When you have a few months’ worth of payments scheduled, you should be able to determine if your business can continue operating at the same pace. If not, you may want to reduce expenses or focus on increasing your profits.
7. Pivot some products or services
Once you’re focused on maintaining or improving your well-performing services, you may need to put other services or products on hold.
Perhaps you’ve just introduced a new service that isn’t gaining traction. If you don’t have the bandwidth/budget to optimize it or continue marketing it, you might need to pivot or hold off on it for now.
Assess your products or services based on which ones are bringing in the most clients and revenue. For the ones that aren’t, consider the following:
- Can I discontinue these services for the time being and re-promote them once there’s more of a business case?
- Can I turn any of my lower-performing services into a passive income product?
- Would clients get more value from a smaller package offering?
- Do I need to remove the service or product from my offering altogether to specialize in what works?
With things that aren’t working, it might just not be the season for it or something you need to pivot right now. – Geily Romero
8. Lean on your business relationships
As you’re preparing your business for a recession, you can feel worried, stressed, and burnt out. That’s why one of the best things you can do is to rely on your community.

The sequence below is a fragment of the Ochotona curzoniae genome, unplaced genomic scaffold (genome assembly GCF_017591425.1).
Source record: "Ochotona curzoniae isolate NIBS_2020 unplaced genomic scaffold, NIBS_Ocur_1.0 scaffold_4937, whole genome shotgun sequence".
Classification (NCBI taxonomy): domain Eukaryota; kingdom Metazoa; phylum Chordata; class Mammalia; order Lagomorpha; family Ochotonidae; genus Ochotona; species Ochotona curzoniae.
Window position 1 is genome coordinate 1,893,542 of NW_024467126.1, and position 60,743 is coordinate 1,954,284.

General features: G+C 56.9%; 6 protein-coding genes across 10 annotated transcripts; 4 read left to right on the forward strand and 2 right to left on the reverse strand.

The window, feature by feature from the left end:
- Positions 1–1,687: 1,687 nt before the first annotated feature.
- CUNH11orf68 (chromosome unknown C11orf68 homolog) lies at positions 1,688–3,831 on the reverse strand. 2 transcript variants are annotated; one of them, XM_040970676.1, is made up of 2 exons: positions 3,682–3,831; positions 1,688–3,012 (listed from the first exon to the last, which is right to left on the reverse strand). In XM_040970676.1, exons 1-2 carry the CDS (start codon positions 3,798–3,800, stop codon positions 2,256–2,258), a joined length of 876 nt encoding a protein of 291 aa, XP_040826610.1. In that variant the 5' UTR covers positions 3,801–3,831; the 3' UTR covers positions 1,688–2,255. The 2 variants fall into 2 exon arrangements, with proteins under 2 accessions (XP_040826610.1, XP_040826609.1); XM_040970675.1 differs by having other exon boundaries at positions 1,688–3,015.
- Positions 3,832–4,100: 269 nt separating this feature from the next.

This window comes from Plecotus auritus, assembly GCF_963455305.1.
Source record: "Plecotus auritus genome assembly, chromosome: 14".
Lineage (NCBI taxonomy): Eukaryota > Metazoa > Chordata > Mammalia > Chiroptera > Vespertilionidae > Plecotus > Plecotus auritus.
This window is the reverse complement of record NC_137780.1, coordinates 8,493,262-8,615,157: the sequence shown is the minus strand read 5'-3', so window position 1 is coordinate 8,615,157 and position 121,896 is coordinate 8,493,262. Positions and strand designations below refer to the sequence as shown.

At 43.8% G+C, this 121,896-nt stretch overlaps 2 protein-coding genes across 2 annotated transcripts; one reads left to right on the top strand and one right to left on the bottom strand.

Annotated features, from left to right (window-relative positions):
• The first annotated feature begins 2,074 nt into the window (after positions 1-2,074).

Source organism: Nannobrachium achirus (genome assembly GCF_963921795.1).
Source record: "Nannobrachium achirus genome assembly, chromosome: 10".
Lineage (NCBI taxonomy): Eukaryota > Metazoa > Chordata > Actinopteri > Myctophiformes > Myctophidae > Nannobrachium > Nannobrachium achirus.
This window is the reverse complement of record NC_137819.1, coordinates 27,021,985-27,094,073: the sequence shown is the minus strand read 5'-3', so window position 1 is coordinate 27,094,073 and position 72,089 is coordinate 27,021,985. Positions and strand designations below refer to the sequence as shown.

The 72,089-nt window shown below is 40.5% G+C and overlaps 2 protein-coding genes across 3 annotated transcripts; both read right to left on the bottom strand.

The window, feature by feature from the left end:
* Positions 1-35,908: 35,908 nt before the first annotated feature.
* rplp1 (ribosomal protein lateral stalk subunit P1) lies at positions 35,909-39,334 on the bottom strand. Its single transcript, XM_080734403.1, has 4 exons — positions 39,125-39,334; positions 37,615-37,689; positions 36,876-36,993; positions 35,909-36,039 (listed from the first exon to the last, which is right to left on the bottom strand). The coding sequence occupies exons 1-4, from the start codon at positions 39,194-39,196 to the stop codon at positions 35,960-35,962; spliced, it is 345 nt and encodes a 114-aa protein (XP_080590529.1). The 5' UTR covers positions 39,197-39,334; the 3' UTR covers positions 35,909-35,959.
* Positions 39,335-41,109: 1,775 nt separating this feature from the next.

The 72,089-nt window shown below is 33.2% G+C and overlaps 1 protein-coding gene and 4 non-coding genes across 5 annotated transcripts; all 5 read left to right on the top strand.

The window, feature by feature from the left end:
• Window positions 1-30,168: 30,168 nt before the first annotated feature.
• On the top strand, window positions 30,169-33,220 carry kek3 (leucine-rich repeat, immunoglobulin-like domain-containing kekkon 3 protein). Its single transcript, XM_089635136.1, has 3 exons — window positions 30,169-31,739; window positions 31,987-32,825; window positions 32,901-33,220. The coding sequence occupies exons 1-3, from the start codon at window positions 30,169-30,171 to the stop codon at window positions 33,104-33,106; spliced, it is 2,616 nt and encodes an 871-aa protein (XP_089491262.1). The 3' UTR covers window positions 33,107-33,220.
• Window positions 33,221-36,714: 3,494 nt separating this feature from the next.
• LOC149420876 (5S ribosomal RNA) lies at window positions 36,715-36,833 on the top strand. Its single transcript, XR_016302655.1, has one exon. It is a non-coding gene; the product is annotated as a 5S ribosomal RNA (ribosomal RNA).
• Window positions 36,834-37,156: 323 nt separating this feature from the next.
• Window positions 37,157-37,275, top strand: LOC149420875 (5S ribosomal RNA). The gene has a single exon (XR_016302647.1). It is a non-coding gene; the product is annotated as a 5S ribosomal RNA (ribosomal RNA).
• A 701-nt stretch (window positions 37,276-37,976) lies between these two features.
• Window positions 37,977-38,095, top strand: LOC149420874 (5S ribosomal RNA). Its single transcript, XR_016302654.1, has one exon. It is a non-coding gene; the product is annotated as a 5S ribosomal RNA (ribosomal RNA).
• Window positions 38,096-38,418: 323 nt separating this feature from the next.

Communities like the Rising Tide are focused on business owners coming together to offer tips, referrals, emotional support, and more. While you’re facing uncertainty, other business leaders in your community may have more information that can help give you peace of mind.
By relying on your community, it can also help put everything into perspective. After all, many of us have faced multiple recessions that resulted in strong, resilient, and growing businesses.
Feel confident in your preparedness
If you’ve done everything you can to prepare for a recession, you’re in great standing. Don’t spend your energy stressing about all the possibilities. Instead, just keep moving forward where you can.
If it helps, you can even make a plan for your efforts after the recession that includes a list of services you want to try, audiences you want to test, and new business strategies. Adjusting your business for an economic downturn can often lead to some of the best opportunities for innovation and change.
Overall, make it a habit to continually review your numbers so you know exactly where your business stands. When you know your business inside and out, you can make the most informed decisions about how to lead it.
Thank you to our expert contributors in this article:
Geily Romero helps photographers, VA’s, Social Media Managers, & Designers manage and understand their finances so that together they can make strategic, financially-driven decisions. She’s a QuickBooks Pro Advisor who provides monthly and quarterly bookkeeping services by categorizing transactions, reconciling accounts, and providing end-of-month reports and breakdowns of key financial metrics.
Dominique Broadway is an award-winning Personal Finance Expert, Money Therapist, Entrepreneur, and Trailblazing Millennial dedicated to helping business owners demystify their finances and make their Dreams2reality!
Disclaimer: The advice featured in this blog post was sourced from our community members for sharing general information and knowledge. For specific financial and accounting information, please consult an authorized professional.